If you’re being stopped by police for a DUI in the state of California, the first thing you should do is slow down and pull over. Turn off the car, and roll down your window. Keep your hands where the officer can see them, preferably on the steering wheel.
When the officer asks for your license and registration, be sure to remain calm and refrain from making any sudden movements when handing them over. It may be because you are nervous, but you don’t want the officer to think you may be a threat.
Remember to remain respectful and polite, even if the officer is not – and even if you end up being arrested. Being rude or insubordinate can only hurt your case and your defense strategy.
You Have the Right to Remain Silent
You may be tempted to chat up the officer in the hopes of getting in his good graces. Or perhaps you’re just a nervous talker. But it is important to remember that the officer is not your friend. He is trained to ask you questions that are designed to get you to incriminate yourself. Plus, he wouldn’t have taken the time to pull you over unless he thought there existed the possibility to make an arrest.
While you may think it’s a good idea to tell the officer that “yes, I’ve had a few beers, but it’s okay because my house is right down the road”…it’s not okay. Now the officer has a reason to test your BAC (blood alcohol content). And, in the state of California, if you have a BAC of 0.08%, then you are intoxicated as defined by the law, and the officer is within his rights to arrest you.
Here at the Simmrin Law Group, we have an experienced legal team that is well equipped to handle every kind of DUI case in the state of California. Let us help you start planning your defense with a FREE consultation.
Answering a Direct Question
Of course, while you now know not to make small talk with the officer, he will still ask you direct questions. In that case, how should you respond? Consider some of the more frequently asked questions, and their appropriate responses, below:
“Do you know why I pulled you over?”
Don’t ask something incriminating, like “because I was speeding?” Instead, say something like “No, officer, can you please tell me?”
“Have you had a drink today?”
Most people who have been drinking will try to undersell it. They’ll say something like “yes, but I only had two beers at a party a few hours ago.” Now you have not only admitted that you’ve been drinking, but you also gave the officer a timeline to work with. Now he’s going to assume that you were even drunker while driving than you are now. Instead, politely refuse to answer his question, saying something like “I’d rather not answer any questions, Officer. Am I free to go?”
“How much have you had to drink today?”
This question is a set-up because the officer is already assuming that you are intoxicated. Even admitting that you had one glass of wine with lunch is admitting to drinking. Instead, say something like, “I’m sorry, Officer, but what lead you to believe that I had been drinking?”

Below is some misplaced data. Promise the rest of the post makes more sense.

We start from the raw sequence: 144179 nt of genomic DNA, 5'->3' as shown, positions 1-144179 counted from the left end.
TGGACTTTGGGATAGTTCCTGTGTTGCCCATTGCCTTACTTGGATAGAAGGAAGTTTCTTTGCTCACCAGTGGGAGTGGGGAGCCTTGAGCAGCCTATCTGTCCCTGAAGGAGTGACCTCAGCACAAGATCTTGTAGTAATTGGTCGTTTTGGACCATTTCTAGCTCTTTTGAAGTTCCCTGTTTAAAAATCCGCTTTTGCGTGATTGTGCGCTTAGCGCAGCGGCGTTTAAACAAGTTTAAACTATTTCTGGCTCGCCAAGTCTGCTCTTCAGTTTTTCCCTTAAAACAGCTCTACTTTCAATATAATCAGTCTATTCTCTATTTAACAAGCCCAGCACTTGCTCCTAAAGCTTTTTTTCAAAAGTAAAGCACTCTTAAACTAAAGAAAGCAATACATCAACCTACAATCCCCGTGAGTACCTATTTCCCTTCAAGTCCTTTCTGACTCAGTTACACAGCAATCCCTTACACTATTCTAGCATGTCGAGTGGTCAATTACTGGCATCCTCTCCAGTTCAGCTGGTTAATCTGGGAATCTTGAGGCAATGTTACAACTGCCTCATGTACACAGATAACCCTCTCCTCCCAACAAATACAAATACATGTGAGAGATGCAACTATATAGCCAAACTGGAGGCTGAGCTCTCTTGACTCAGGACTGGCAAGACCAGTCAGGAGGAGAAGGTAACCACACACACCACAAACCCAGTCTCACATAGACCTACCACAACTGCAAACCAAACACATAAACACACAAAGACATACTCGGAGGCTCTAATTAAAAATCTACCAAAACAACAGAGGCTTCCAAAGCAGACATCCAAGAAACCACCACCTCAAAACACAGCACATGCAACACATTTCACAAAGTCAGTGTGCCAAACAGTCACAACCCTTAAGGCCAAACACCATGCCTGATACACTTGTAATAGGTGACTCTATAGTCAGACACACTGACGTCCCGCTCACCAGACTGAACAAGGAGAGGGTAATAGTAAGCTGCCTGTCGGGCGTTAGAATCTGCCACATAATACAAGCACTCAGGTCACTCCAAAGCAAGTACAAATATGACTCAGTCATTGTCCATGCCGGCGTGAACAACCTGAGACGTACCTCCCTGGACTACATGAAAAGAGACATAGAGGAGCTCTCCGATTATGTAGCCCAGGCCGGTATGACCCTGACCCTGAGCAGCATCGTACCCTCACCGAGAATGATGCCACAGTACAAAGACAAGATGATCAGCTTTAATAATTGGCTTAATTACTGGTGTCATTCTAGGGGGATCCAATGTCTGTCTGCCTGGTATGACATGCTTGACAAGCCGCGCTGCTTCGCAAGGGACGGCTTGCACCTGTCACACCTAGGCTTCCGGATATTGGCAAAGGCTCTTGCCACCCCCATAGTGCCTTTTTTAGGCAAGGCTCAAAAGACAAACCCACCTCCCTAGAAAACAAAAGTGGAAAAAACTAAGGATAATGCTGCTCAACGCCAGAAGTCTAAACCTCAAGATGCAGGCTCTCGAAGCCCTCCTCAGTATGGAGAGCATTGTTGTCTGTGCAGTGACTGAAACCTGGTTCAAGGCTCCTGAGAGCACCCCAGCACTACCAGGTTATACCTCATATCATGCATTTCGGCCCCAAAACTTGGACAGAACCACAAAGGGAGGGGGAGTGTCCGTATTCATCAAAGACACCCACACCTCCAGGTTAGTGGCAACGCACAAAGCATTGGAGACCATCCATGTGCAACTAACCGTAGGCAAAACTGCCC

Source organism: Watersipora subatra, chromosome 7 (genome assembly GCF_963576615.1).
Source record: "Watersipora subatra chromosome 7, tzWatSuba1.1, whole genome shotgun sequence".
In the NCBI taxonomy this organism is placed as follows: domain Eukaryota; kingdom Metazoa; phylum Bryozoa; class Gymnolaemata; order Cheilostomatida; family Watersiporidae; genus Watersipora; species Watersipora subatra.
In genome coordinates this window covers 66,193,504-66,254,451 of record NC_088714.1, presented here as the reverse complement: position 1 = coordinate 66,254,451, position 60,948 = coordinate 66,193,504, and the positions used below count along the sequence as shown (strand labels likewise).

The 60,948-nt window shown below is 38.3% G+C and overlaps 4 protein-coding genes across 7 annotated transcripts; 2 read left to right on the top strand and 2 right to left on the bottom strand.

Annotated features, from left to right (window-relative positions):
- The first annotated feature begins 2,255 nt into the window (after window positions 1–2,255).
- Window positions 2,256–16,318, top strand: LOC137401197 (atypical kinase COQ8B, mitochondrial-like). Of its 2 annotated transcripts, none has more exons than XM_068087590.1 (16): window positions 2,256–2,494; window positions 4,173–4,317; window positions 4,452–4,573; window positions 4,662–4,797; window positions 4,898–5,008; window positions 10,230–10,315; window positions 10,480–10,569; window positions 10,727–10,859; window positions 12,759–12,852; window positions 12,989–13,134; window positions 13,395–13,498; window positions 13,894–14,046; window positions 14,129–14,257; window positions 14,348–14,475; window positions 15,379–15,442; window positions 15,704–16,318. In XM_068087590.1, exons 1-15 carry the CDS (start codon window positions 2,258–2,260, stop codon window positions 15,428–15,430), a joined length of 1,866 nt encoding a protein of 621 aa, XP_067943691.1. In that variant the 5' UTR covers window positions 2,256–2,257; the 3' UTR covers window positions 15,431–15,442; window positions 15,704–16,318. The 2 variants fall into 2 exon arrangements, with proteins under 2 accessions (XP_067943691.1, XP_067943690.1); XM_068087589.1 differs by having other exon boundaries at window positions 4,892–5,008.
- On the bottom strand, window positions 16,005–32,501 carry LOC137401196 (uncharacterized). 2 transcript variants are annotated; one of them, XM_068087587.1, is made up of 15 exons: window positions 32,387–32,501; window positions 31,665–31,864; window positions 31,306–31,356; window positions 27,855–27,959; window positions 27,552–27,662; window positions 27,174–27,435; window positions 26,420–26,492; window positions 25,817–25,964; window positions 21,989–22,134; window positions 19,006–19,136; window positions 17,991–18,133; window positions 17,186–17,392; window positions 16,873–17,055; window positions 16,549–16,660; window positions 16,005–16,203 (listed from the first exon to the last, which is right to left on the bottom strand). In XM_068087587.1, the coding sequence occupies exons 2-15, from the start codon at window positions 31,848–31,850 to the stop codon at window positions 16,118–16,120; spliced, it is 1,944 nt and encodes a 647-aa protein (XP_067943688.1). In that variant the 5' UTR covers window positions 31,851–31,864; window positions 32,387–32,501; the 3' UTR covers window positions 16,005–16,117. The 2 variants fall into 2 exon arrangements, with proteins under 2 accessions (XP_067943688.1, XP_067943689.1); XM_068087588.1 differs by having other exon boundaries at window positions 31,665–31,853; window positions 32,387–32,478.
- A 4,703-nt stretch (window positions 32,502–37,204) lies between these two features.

The takeaway here is to never admit to anything. Ever. The second you admit to something, the harder it will be to defend your case. However, even if you have admitted to drinking, we here at the Simmrin Law Group can help provide you with the best possible defense and possibly reduce the charges against you.
Field Sobriety Tests and the PAS Test
You may be surprised to learn that you do not need to perform a field sobriety test. In fact, you should outright refuse it. Field sobriety tests include the standing-on-one-leg test, the follow-my-finger test, and the walk-and-turn test, among others. Even sober people have been known to fail these tests. While you think it may hurt your case not to do them, it actually hurts your case to agree to them. You may be arrested for refusing to do them, but your lawyer will be able to make a stronger case for you.
You should also refuse to take the PAS test, which is a breathalyzer test. The only two situations in which you must agree to take the PAS test are:
- If you are under the age of 21, or
- You are already on a DUI probation.
If neither of these situations apply to you, then you are free to refuse the test. And you don’t have to explain your reasons for declining either. Decline to take the tests, and decline to provide explanations, but always remain polite while doing so.
However, the field sobriety tests you should agree to are those that are administered after you are arrested, such as blood, urine, and breath tests. If you do not agree to these post-arrest tests, only then can you be penalized, and your case will suffer as a result.
If you have already submitted to a field sobriety test, or if you received a negative result on a post-arrest test, our lawyers at the Simmrin Law Group can help. Give us a call today for a FREE consultation, with no obligation to retain, to find out what your next steps should be.
Don’t Let a DUI Ruin Your Life!
A DUI conviction can have serious consequences that affect both your personal and professional life. You don’t have to fight these charges alone. Our Los Angeles criminal defense law firm is here for you, free of judgment and with enough experience to handle any DUI case in the state of California. Call or email us today for a FREE consultation.